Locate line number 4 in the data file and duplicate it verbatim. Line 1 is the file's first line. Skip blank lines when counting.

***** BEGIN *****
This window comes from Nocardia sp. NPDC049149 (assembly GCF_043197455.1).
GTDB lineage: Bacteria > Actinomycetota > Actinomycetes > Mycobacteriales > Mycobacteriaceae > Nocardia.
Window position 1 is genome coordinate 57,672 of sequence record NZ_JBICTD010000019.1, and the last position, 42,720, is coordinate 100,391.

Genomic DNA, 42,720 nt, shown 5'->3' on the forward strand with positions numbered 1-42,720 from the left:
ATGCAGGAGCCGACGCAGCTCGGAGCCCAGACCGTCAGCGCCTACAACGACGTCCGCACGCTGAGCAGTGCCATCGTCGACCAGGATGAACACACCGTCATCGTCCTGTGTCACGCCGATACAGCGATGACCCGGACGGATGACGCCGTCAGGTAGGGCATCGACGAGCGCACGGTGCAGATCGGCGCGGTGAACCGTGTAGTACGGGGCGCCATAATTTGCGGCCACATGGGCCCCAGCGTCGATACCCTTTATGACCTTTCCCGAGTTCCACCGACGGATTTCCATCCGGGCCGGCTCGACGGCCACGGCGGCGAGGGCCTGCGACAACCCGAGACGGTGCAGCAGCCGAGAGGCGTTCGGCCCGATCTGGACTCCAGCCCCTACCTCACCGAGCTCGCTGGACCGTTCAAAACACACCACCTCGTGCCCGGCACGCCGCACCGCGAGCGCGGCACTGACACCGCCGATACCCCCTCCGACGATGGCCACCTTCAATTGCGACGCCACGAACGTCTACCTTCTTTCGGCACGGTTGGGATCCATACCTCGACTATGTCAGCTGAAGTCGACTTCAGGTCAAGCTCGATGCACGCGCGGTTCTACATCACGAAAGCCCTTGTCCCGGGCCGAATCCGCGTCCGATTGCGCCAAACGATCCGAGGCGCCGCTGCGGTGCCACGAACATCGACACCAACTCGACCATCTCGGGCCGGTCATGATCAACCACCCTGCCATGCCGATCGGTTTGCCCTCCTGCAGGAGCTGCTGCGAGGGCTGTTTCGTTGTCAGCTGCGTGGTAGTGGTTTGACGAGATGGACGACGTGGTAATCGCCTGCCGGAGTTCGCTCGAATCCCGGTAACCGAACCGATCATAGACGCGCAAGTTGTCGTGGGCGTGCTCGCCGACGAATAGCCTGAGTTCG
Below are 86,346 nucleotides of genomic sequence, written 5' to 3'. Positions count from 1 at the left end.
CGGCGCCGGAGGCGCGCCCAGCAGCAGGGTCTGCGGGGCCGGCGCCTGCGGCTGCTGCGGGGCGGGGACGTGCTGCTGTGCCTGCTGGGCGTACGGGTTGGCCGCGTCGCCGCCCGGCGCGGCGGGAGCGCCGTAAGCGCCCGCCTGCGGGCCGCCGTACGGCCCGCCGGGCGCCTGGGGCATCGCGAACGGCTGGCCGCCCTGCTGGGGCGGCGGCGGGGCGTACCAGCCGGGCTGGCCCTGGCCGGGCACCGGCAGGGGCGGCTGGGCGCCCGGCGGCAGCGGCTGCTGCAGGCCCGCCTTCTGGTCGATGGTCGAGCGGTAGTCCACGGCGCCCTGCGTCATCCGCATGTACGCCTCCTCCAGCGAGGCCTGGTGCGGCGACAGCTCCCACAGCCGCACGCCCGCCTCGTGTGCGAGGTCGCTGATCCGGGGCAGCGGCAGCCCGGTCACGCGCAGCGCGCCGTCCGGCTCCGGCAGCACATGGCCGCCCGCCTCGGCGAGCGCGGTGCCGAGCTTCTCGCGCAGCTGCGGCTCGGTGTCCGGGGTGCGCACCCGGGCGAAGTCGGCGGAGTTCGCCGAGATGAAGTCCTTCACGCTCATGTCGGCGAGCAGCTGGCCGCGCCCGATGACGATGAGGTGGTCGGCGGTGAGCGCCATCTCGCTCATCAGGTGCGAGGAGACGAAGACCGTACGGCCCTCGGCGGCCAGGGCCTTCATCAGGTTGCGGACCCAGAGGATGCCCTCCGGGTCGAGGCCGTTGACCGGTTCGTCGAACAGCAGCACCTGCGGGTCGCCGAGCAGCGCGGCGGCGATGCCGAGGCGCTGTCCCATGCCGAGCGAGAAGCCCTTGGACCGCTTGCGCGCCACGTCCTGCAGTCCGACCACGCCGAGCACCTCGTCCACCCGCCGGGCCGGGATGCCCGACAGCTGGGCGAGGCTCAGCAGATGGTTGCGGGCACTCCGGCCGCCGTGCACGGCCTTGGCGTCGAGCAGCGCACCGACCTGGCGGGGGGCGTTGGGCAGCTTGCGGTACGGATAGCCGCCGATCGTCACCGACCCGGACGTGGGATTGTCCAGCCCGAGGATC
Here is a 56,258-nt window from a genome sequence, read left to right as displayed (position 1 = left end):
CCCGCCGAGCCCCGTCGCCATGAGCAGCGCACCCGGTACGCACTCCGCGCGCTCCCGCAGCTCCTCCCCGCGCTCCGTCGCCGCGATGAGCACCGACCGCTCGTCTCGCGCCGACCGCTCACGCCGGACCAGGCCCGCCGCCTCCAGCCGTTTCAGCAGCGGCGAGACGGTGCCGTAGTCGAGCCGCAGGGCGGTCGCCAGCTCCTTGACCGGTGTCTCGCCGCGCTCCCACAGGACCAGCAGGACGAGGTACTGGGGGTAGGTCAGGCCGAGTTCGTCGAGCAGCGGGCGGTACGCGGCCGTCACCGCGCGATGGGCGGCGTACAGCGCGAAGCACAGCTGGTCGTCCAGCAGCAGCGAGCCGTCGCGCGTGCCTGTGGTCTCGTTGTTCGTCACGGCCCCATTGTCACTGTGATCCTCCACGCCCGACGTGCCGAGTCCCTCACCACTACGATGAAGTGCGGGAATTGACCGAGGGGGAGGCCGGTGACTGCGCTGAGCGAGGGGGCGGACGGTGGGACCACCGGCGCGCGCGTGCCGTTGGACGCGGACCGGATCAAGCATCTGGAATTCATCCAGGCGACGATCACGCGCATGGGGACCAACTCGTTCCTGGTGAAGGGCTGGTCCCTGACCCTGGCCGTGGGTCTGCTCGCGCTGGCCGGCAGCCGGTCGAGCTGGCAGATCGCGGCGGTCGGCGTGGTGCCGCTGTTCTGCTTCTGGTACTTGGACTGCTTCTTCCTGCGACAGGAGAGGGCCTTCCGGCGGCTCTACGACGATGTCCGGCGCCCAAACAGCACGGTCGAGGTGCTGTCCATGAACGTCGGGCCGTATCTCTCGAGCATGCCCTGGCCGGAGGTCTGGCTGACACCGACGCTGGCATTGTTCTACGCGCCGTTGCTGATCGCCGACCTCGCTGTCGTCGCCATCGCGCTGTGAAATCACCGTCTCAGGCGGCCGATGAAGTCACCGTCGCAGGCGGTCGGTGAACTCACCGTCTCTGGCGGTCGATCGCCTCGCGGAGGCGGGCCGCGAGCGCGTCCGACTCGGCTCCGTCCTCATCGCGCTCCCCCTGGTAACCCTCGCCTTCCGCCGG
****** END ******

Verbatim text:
Genomic DNA, 42,720 nt, shown 5'->3' on the forward strand with positions numbered 1-42,720 from the left: